However, I don’t think it should have been awarded 5 stars. The 1972 Northern soul favourite ‘The Night’ doesn’t feature here – despite the fact that when it was re-released in the UK in 1975 it reached no. 7 - and the overlong liner notes in the 32 page booklet are a little too obsequious for my liking.


Blonde On Blonde
Blonde On Blonde
Price: £5.99

5.0 out of 5 stars “The closest I ever got to the sound I hear in my mind”, 31 May 2016
This review is from: Blonde On Blonde (Audio CD)
12 years after the release of this harmonica–driven collection Dylan spoke warmly of it when he was interviewed by Playboy magazine’s Ron Rosenbaum. He confessed that: “The closest I ever got to the sound I hear in my mind was on individual bands in the Blonde on Blonde album. It’s that thin, that wild mercury sound. It’s metallic and bright gold with whatever that conjures up. That’s my particular sound. I haven’t been able to succeed in getting it all the time.”

Those 1978 comments about this filler-free, 50-year-old double LP ring true to me. It isn’t just the iconic cover – which features a shaky shot of the Medusa-haired nasally-singer – it is the way he uses waspish wordplay, put-downs, and put-ons, to conjure up surreal landscapes of yellow railroads and honky-tonk lagoons which are populated by a motley crew that includes a guilty undertaker, the Queen of Spades, Mona Lisa, and Shakespeare.

Sometimes snarling like a sabre-toothed tiger, on other occasions unashamedly romantic, he is in such electrifying form here that he can even make stoner nonsense such as “To live outside the law you must be honest”, and “Everybody must give something back for something they get”, sound like the Gettysburg address. To try and find that “wild mercury sound” again Dylan would look to recreate the circumstances of Blonde on Blonde’s creation, with his next three albums - John Wesley Harding, Nashville Skyline, and Self Portrait - also recorded in Nashville, with many of the same musicians.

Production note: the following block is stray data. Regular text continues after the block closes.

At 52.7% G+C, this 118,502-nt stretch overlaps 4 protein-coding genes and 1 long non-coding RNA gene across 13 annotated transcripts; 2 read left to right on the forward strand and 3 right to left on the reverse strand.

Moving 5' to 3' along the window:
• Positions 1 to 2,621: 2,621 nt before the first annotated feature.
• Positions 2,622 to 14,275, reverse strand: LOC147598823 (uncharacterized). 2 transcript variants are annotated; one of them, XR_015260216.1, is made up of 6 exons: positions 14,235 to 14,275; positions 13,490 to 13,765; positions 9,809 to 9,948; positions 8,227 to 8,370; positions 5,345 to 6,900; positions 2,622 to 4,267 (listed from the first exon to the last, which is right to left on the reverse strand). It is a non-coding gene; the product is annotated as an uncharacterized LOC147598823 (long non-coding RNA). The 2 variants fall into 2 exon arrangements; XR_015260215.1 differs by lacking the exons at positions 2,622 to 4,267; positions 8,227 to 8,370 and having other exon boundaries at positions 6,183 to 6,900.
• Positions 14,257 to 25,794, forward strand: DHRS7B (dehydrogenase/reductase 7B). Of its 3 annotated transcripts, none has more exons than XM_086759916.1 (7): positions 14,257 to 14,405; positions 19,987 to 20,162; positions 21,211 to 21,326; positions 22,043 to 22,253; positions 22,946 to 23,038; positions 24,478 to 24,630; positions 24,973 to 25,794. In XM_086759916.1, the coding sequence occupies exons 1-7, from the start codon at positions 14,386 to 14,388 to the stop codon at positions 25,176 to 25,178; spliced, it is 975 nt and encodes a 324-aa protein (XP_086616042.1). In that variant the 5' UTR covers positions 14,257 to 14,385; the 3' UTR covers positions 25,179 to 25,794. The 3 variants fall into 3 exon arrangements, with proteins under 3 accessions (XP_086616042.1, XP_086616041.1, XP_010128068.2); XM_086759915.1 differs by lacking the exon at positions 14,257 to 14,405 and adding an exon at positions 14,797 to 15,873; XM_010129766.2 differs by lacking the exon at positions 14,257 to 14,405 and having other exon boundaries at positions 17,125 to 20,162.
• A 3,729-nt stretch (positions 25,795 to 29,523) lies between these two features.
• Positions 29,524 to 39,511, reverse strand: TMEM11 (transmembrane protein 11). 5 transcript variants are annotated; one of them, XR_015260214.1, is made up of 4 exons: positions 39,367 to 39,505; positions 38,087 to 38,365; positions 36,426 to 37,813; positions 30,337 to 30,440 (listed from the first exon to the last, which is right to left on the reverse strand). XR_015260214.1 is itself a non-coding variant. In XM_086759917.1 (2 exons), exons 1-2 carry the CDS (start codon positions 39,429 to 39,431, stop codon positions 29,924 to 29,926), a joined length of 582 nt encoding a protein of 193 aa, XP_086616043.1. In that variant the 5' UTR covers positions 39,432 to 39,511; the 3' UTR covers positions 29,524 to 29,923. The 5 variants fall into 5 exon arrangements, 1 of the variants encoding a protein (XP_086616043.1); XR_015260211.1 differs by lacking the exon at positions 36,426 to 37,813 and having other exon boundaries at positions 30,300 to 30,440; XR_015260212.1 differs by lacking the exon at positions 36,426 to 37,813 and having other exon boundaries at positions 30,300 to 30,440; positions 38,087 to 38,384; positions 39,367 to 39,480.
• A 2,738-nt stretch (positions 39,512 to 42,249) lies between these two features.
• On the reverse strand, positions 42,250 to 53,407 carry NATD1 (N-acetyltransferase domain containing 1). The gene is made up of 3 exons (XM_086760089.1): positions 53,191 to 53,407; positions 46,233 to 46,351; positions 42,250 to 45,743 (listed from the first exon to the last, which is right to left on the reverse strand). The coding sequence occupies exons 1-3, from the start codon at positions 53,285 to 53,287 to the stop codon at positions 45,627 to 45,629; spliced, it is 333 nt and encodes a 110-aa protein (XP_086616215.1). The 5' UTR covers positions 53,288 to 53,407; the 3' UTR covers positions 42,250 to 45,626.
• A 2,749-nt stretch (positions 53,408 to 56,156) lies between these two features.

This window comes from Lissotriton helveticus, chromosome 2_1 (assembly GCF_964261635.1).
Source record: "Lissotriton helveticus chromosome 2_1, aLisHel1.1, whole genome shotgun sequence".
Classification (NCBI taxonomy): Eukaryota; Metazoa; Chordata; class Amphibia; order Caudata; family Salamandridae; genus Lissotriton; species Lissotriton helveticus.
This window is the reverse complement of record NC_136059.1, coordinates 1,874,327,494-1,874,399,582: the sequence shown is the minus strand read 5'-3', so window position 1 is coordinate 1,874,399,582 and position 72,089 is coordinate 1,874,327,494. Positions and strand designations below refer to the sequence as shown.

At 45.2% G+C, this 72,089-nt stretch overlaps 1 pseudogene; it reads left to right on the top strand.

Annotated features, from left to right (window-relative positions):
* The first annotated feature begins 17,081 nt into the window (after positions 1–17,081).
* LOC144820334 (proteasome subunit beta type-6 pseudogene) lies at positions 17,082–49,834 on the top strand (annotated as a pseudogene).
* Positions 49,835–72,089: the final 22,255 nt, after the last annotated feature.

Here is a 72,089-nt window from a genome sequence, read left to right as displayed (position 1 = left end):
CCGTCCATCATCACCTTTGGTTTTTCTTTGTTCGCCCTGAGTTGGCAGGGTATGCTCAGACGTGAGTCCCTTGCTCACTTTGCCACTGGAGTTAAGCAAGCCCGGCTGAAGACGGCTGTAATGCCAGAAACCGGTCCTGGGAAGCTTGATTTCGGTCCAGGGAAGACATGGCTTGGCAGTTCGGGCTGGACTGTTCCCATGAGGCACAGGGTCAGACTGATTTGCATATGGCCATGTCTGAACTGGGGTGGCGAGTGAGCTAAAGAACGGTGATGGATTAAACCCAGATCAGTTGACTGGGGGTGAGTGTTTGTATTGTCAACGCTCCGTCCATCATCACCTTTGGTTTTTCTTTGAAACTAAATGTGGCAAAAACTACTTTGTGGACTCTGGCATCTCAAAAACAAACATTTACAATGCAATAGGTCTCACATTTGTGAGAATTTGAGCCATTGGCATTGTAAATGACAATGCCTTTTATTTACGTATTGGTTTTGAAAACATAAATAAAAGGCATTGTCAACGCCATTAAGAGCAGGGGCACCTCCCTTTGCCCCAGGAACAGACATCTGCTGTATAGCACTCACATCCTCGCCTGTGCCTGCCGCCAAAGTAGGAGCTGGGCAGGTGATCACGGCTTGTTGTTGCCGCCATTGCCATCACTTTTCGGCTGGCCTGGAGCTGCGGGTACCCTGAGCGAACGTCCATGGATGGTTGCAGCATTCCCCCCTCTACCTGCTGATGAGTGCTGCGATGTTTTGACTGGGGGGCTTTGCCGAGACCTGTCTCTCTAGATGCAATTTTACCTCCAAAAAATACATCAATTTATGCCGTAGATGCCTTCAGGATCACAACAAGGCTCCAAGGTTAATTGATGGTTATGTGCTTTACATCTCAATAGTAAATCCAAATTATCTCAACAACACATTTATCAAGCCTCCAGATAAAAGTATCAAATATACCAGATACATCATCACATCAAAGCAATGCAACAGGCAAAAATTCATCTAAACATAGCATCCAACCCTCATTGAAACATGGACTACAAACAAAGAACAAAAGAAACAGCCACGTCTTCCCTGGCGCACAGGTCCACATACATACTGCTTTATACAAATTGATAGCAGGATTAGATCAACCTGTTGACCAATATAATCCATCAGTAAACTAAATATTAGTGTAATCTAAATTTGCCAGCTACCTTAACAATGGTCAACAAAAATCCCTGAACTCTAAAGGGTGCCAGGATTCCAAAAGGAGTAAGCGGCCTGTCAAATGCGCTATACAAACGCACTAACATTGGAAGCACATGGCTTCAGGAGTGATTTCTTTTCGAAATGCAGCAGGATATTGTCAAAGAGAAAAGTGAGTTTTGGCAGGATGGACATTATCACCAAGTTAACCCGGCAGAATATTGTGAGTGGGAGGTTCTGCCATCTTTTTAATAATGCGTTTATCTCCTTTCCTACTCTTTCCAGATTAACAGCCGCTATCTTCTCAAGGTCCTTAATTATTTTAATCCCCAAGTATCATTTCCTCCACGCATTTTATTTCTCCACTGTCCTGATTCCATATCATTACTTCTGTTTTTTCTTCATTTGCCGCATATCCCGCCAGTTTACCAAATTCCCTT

Storm Music "The Best Of"
Storm Music "The Best Of"
Price: £3.99

3.0 out of 5 stars Patchy, 27 May 2016
Gil Scott-Heron’s liner notes to his un-PC debut - 1970’s Small Talk At 125th And Lenox - offer up an acknowledgement of his influences: Richie Havens, John Coltrane, Otis Redding, Jose Feliciano, Billie Holiday, Langston Hughes, Malcolm X, Huey Newton, Nina Simone, and his long-time collaborator Brian Jackson, are all listed. This 16 track CD shows how this poet, jazz musician, and reluctant godfather to rap, channelled those inspirations, with a selection of the recordings he made in the early 1970s and the early 1980s for Flying Dutchman and Arista. Highlights include the early live version of his much-cited, militant message for black Americans ‘The Revolution Will Not Be Televised’; the delicate piano ballad ‘Pieces Of A Man’, and the self-explanatory ‘Get Out Of The Ghetto Blues’.